The German Kaiser portrayed himself as a friend of Islam, who sought to help colonised Muslims and those facing Western aggression to free themselves


The town of Anjar boasts a large Armenian community. It is also home to the ruins of Gerrha - a settlement built by the Umayyads during the time of Caliph Al-Walid, in the 8th century AD. The ruins are those of a stronghold, built in the Roman/Byzantine style which the Umayyads found in their conquered Syrian territories and sought to emulate. The town is laid out in a classical Roman pattern. One of the things that always struck me about the Umayyads is how few people in South Asia seem to realise that their aspirations were not so much to build a new civilisation as to claim the legacy of their Roman/Byzantine predecessors. The whole aesthetic at a place like Anjar is proof of this. Much of what we today associate with an ‘Islamic’ culture or aesthetic came from the Persianisation of Islam.

Hundreds of shops have been discovered here in this ruined settlement, I am told. And baths and palaces too…

It is quite possible to stand at a main intersection, look all around you and imagine yourself to be in an Umayyad version of the Lahore Cantonment, with its own mega shopping malls!

We are also told that the charming settlement did not survive beyond the short-lived Umayyad rule.

A view of the streets of Gerrha - a settlement built by the Umayyads near modern-day Anjar, Lebanon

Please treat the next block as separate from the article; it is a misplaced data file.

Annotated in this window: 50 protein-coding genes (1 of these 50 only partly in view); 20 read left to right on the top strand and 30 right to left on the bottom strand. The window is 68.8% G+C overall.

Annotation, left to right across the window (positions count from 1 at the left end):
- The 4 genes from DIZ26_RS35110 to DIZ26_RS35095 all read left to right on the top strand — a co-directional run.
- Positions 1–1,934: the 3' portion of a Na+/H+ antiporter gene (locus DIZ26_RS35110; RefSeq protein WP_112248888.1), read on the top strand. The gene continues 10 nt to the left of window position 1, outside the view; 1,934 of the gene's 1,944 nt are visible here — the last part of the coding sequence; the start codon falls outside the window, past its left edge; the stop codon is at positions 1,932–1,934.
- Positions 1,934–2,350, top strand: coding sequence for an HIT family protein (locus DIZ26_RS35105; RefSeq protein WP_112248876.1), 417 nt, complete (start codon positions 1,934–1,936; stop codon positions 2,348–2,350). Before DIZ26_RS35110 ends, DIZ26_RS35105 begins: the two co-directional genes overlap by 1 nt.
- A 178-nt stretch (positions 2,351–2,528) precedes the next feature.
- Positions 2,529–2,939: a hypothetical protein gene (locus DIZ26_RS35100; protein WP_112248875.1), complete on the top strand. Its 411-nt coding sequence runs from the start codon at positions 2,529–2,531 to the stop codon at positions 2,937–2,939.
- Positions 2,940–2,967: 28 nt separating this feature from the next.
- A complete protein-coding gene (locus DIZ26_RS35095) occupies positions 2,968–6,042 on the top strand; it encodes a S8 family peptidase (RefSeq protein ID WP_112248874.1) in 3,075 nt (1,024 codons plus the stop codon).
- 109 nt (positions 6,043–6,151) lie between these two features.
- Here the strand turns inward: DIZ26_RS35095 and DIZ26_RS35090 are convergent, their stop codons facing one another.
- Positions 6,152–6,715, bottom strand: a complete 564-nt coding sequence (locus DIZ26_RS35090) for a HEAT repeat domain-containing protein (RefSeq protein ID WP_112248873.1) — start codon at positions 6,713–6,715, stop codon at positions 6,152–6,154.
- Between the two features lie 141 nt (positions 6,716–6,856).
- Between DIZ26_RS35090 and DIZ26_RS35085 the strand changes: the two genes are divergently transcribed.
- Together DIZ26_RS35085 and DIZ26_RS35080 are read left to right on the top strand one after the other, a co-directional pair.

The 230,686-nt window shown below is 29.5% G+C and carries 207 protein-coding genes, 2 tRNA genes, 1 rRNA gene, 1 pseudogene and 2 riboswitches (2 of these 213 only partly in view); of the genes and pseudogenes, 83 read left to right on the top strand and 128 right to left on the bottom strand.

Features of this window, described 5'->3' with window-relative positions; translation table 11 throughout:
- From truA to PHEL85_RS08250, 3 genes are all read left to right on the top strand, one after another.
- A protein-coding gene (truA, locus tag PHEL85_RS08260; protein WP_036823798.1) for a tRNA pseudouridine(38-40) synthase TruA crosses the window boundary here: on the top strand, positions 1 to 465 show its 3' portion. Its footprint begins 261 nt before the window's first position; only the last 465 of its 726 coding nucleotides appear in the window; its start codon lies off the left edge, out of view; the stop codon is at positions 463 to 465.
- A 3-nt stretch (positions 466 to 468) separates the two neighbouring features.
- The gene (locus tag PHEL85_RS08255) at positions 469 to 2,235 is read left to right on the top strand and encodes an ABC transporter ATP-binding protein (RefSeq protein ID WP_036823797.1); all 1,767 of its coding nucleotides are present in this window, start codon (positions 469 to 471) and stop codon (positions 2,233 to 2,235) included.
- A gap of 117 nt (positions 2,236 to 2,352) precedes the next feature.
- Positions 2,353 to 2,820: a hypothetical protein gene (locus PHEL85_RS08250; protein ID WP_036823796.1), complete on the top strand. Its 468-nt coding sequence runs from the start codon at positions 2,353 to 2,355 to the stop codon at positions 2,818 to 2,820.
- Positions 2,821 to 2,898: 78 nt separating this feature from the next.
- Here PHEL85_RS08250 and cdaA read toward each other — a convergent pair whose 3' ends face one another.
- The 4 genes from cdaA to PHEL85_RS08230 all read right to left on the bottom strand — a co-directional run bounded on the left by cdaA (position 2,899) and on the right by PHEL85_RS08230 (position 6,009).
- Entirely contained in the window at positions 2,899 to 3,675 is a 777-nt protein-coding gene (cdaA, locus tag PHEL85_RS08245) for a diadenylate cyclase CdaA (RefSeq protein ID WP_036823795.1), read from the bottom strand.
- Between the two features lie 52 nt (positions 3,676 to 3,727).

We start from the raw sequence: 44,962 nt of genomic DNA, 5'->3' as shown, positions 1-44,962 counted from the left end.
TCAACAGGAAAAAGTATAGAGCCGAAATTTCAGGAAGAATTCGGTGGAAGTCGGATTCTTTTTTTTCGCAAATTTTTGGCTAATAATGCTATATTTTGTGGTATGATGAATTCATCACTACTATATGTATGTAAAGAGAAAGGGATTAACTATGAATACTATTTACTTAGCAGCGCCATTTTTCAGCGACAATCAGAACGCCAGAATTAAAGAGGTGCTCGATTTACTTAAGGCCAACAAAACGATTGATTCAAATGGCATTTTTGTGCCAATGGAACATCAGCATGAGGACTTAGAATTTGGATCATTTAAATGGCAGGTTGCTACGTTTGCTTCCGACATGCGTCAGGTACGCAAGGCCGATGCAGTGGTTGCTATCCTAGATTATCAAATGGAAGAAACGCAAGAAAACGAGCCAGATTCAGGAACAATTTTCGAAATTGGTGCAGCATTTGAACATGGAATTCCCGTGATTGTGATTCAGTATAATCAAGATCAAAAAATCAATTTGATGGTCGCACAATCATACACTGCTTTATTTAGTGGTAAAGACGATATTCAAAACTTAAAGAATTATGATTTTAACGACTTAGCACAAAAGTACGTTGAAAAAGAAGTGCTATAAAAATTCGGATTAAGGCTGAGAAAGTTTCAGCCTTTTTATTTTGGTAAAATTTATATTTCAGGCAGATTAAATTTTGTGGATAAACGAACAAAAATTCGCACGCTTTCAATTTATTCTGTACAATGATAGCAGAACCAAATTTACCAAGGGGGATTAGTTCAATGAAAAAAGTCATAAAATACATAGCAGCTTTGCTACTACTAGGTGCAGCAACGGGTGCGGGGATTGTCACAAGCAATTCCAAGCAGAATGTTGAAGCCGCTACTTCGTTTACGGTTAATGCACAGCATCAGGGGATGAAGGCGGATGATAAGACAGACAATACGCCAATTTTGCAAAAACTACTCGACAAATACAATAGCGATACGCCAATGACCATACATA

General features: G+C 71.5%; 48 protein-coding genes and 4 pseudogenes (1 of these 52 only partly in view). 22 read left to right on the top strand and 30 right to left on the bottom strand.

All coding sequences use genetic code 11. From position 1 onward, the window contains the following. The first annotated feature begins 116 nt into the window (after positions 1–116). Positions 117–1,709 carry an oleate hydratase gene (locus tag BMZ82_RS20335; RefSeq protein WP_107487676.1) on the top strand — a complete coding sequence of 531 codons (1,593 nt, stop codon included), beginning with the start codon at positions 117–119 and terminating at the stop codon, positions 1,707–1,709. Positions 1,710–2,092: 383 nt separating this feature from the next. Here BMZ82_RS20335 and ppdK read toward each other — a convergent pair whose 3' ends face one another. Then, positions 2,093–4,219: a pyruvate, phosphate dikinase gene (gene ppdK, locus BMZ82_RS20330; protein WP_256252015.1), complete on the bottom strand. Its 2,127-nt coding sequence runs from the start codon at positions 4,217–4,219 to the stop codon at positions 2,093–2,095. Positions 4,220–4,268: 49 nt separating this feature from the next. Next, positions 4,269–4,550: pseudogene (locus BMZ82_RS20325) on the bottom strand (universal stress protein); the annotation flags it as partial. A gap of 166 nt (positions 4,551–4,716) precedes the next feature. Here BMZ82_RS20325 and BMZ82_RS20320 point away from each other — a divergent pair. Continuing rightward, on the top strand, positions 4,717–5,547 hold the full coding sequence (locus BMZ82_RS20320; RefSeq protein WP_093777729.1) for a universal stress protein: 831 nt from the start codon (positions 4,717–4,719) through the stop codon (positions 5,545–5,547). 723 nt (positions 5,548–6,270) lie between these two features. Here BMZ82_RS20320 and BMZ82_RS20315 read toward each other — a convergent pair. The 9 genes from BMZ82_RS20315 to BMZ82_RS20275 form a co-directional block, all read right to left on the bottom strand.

As the party drags on that Friday night (or to be more accurate, Saturday morning?), I find myself hanging out with a large number of young men from Palestine and Syria. We are united in jumping up joyfully to dance when a song plays on the sound-system, and the lyrics mention Dr. George Habash, the famous left-wing leader of the Popular Front for the Liberation of Palestine (PFLP) – an immensely charismatic man, second only to Yasser Arafat in the PLO.

They ask if we have a comparable scene where I’m from in Pakistan. Such questions sadden me.

I think of a recent incident where a mullah called a policeman and told him to go shut down a certain party by young people, before his own righteous young men joined in the fun, presumably with sticks and stones. “Is this what we created Pakistan for?” the mullah asks the policeman triumphantly, in the recordings of the call that did the rounds on Whatsapp. The police official, of course, agrees to all the moral premises of the mullah, pleading only that he restrain his people from violence. The party was duly shut down before the mullah ‘lost control’ of the young men at his beck and call.

I relate the incident to the young people I’m talking to in Beirut.

“Oh, even here we have people who want such things. It’s just that if they showed up, everyone here would fight. These young people that you see – many of them grew up in refugee camps. They don’t take s### from anyone…”

Ziyad Faisal may be reached at ziyadfaisal@gmail.com